Christmas was yesterday. Personally, I spent the day traveling around Ohio to spend time with family (both mine and my girlfriend’s). While it was somewhat exhausting going to four different Christmases, the memories were priceless. For whatever reason, the holidays always make me appreciate being around family just a little more. Maybe it is the memories of my childhood, and the excitement built up for months waiting for Christmas to come, or maybe is the fact that as I get older, I cherish the moments with those closest to me much more.
With that being said, one of the best gifts I received was from my mother… and it wasn’t anything she purchased. It was a Newsweek article that she shared with me, titled A New Theory of PTSD and Veterans: Moral Injury by Tony Dokoupil. It is an excellent article dealing with PTSD (causes, diagnosis, and treatment) and the frighteningly high suicide rate of veterans. From the article:
…But despite three decades of research and billions of dollars in government funding, America’s servicemen and -women are not getting better. They are getting worse. Self-harm is now the leading cause of death for members of the Army, which has seen its suicide rate double since 2004, peaking this past summer with 38 in July alone. But the risk to discharged veterans may be even greater. Every month nearly 1,000 of them attempt to take their own lives. That’s more than three attempts every 90 minutes, at least one of them successful. Every time the credits roll in a movie, or the postgame show begins, another veteran is dead. “It’s an epidemic,” Secretary of Defense Leon Panetta admitted to Congress this summer. “Something is wrong.”
Reading that paragraph alone made my stomach turn. Think about that… almost 1,000 veterans attempt to take their own life every month. What?!? That number is staggering. Something is definitely wrong. Clearly, we, as a society, are failing these men and women. There is no need for finger pointing at who is to blame. We don’t have time for it. We simply need to recognize that more needs to be done. And it needs to happen NOW. We are losing these leaders daily.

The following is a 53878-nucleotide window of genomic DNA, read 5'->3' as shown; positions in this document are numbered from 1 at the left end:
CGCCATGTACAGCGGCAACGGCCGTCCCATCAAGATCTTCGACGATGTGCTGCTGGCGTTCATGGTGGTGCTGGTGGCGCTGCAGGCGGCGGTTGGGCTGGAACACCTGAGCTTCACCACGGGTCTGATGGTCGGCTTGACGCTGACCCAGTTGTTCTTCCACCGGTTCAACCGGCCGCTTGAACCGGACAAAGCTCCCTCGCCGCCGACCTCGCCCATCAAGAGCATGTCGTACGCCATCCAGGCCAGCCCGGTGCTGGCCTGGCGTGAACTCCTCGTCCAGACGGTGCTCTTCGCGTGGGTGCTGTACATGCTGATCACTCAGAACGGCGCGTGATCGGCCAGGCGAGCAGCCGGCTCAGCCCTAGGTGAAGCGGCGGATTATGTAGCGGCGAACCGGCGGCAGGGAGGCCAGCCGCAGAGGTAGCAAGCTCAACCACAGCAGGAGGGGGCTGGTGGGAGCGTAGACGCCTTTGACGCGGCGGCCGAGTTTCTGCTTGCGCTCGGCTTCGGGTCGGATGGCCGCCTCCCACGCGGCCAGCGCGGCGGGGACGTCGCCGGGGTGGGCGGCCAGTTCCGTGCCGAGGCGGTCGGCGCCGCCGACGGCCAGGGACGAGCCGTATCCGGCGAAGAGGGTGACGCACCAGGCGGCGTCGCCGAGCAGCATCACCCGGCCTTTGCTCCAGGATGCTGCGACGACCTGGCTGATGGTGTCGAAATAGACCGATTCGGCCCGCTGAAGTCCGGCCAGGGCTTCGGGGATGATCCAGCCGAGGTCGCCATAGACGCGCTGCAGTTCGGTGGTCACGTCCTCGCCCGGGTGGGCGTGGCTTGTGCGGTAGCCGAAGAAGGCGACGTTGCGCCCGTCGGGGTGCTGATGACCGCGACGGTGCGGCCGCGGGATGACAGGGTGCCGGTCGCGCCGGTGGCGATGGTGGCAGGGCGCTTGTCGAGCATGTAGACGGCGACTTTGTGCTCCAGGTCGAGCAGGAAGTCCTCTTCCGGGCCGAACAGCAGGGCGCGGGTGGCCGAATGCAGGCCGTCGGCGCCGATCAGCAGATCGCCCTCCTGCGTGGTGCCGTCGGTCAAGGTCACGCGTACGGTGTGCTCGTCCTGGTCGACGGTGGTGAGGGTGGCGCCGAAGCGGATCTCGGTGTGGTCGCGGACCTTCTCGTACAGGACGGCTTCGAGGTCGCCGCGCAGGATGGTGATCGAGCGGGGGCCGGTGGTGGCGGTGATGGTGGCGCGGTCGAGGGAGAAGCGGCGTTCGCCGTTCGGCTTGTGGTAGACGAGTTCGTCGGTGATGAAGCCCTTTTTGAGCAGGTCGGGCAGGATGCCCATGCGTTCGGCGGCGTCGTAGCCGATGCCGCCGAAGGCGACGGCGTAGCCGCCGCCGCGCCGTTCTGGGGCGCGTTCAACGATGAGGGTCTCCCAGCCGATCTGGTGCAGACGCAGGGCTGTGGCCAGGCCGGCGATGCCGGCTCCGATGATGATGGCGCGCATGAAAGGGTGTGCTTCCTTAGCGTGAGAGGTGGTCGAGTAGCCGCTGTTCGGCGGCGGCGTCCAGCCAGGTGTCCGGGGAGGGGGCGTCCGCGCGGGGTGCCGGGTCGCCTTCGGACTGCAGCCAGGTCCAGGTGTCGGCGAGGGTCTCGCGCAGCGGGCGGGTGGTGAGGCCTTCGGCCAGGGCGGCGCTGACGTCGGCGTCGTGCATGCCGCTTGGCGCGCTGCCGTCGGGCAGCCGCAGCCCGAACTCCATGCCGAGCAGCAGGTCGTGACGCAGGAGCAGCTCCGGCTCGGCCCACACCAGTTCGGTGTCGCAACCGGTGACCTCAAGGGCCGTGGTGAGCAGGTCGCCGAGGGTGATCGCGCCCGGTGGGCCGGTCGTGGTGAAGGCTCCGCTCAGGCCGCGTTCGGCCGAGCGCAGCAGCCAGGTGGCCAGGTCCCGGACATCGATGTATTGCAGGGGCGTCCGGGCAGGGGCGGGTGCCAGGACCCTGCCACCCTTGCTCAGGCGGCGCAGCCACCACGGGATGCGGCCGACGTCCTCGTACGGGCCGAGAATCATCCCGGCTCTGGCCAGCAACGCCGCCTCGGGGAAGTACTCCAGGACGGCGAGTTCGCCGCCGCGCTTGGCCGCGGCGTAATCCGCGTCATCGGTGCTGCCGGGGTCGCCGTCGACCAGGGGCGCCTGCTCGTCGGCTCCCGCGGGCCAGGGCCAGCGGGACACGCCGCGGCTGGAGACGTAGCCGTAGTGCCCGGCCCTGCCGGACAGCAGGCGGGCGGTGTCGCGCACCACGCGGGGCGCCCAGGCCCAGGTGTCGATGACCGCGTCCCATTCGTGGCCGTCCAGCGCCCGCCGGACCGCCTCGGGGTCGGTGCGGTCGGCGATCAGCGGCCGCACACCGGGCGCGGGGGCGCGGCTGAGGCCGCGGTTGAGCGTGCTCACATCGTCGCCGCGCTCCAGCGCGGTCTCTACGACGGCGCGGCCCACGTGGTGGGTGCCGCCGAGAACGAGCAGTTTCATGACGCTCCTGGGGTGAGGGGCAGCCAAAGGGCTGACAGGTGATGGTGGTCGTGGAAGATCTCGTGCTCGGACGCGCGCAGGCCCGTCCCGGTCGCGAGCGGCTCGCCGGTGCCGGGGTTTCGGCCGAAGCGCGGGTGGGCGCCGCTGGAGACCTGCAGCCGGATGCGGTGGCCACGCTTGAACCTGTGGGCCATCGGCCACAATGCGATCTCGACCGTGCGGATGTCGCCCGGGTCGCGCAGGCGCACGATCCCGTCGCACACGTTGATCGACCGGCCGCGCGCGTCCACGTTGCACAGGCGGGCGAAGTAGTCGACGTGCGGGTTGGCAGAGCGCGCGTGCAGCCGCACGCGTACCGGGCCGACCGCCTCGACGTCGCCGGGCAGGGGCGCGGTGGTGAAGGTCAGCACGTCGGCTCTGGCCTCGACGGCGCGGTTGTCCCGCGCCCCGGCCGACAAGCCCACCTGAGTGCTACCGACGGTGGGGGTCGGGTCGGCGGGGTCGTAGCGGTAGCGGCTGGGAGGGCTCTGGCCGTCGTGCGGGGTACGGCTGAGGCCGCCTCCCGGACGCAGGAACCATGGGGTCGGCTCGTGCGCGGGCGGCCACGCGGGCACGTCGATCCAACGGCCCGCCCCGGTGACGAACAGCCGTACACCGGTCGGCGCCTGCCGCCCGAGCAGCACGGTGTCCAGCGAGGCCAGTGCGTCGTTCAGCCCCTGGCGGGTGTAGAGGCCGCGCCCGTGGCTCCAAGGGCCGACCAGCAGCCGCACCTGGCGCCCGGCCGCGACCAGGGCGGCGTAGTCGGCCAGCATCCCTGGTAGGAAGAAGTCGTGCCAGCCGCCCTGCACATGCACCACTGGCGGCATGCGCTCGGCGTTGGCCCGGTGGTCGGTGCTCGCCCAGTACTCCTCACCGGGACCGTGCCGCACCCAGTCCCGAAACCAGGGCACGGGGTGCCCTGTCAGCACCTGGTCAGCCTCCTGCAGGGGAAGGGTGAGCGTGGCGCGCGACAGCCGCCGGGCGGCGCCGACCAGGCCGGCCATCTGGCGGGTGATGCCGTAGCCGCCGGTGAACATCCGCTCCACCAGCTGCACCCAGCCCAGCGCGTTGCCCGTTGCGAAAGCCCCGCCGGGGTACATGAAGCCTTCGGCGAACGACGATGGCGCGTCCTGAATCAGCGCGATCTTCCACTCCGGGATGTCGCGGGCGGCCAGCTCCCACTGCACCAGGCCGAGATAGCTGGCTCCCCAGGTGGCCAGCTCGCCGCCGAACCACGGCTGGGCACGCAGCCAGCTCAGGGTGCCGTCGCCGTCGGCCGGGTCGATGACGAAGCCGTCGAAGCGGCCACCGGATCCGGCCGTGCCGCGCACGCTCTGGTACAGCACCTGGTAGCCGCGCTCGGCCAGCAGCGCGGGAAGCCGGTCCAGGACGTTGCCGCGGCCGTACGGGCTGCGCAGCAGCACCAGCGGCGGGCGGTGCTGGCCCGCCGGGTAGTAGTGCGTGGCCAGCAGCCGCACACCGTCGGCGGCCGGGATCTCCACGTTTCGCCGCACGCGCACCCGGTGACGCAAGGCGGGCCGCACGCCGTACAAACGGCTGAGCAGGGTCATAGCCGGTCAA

Grass roots efforts, much like our Ascents of Honor project, may help to fill a void. Is it an end all solution? Absolutely not. But, I strongly believe these types of efforts can have a powerful impact and may be one of the missing pieces to the puzzle. It is just one small piece, though.
Likely, each veteran looking for help will require a unique solution. This is where we need to put on our creative thinking caps. This is where the community/nation, as a whole, can solve this epidemic.
During this holiday season, while you are spending time with the ones you love, think about what it is YOU can offer. What is in your toolbox? Who do you know that you could help connect with someone? It may seem like an insignificant action, but it may save a veteran’s life.